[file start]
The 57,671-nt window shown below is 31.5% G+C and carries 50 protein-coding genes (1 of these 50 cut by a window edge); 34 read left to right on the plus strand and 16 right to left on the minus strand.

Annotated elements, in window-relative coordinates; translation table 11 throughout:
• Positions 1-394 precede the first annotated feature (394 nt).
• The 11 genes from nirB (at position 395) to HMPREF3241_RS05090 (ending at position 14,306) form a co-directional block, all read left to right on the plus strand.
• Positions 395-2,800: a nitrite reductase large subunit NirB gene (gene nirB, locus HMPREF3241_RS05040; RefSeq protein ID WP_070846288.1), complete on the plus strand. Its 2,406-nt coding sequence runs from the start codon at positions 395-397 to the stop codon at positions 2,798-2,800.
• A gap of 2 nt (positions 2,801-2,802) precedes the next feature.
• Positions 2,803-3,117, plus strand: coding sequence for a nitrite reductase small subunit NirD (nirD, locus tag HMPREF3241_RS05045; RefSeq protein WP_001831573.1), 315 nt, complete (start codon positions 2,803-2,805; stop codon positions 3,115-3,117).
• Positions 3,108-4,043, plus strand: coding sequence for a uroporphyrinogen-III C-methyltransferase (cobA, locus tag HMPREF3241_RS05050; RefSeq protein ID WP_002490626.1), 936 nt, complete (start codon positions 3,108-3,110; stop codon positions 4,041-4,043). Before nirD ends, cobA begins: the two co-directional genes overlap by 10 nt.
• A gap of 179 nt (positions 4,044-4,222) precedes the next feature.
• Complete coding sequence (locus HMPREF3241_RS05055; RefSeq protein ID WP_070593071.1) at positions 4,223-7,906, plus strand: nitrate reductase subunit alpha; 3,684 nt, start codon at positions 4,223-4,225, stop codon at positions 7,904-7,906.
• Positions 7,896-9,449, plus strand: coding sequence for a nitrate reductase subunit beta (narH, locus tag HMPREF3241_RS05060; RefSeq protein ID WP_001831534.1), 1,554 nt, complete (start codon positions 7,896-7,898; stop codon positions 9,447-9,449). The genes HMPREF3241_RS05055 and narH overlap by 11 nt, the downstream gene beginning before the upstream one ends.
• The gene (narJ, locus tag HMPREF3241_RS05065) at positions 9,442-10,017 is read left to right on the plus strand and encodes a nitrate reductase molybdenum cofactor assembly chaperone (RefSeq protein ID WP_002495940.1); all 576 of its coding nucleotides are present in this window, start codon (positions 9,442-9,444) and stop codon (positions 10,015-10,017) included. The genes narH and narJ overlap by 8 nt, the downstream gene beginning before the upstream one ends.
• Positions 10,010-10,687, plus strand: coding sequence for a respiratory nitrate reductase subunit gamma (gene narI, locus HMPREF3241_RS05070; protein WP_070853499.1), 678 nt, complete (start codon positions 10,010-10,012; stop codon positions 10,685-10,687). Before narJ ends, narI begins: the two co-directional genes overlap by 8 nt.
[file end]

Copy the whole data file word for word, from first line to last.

The 57,671-nt window shown below is 31.5% G+C and carries 50 protein-coding genes (1 of these 50 cut by a window edge); 34 read left to right on the plus strand and 16 right to left on the minus strand.

Annotated elements, in window-relative coordinates; translation table 11 throughout:
• Positions 1-394 precede the first annotated feature (394 nt).
• The 11 genes from nirB (at position 395) to HMPREF3241_RS05090 (ending at position 14,306) form a co-directional block, all read left to right on the plus strand.
• Positions 395-2,800: a nitrite reductase large subunit NirB gene (gene nirB, locus HMPREF3241_RS05040; RefSeq protein ID WP_070846288.1), complete on the plus strand. Its 2,406-nt coding sequence runs from the start codon at positions 395-397 to the stop codon at positions 2,798-2,800.
• A gap of 2 nt (positions 2,801-2,802) precedes the next feature.
• Positions 2,803-3,117, plus strand: coding sequence for a nitrite reductase small subunit NirD (nirD, locus tag HMPREF3241_RS05045; RefSeq protein WP_001831573.1), 315 nt, complete (start codon positions 2,803-2,805; stop codon positions 3,115-3,117).
• Positions 3,108-4,043, plus strand: coding sequence for a uroporphyrinogen-III C-methyltransferase (cobA, locus tag HMPREF3241_RS05050; RefSeq protein ID WP_002490626.1), 936 nt, complete (start codon positions 3,108-3,110; stop codon positions 4,041-4,043). Before nirD ends, cobA begins: the two co-directional genes overlap by 10 nt.
• A gap of 179 nt (positions 4,044-4,222) precedes the next feature.
• Complete coding sequence (locus HMPREF3241_RS05055; RefSeq protein ID WP_070593071.1) at positions 4,223-7,906, plus strand: nitrate reductase subunit alpha; 3,684 nt, start codon at positions 4,223-4,225, stop codon at positions 7,904-7,906.
• Positions 7,896-9,449, plus strand: coding sequence for a nitrate reductase subunit beta (narH, locus tag HMPREF3241_RS05060; RefSeq protein ID WP_001831534.1), 1,554 nt, complete (start codon positions 7,896-7,898; stop codon positions 9,447-9,449). The genes HMPREF3241_RS05055 and narH overlap by 11 nt, the downstream gene beginning before the upstream one ends.
• The gene (narJ, locus tag HMPREF3241_RS05065) at positions 9,442-10,017 is read left to right on the plus strand and encodes a nitrate reductase molybdenum cofactor assembly chaperone (RefSeq protein ID WP_002495940.1); all 576 of its coding nucleotides are present in this window, start codon (positions 9,442-9,444) and stop codon (positions 10,015-10,017) included. The genes narH and narJ overlap by 8 nt, the downstream gene beginning before the upstream one ends.
• Positions 10,010-10,687, plus strand: coding sequence for a respiratory nitrate reductase subunit gamma (gene narI, locus HMPREF3241_RS05070; protein WP_070853499.1), 678 nt, complete (start codon positions 10,010-10,012; stop codon positions 10,685-10,687). Before narJ ends, narI begins: the two co-directional genes overlap by 8 nt.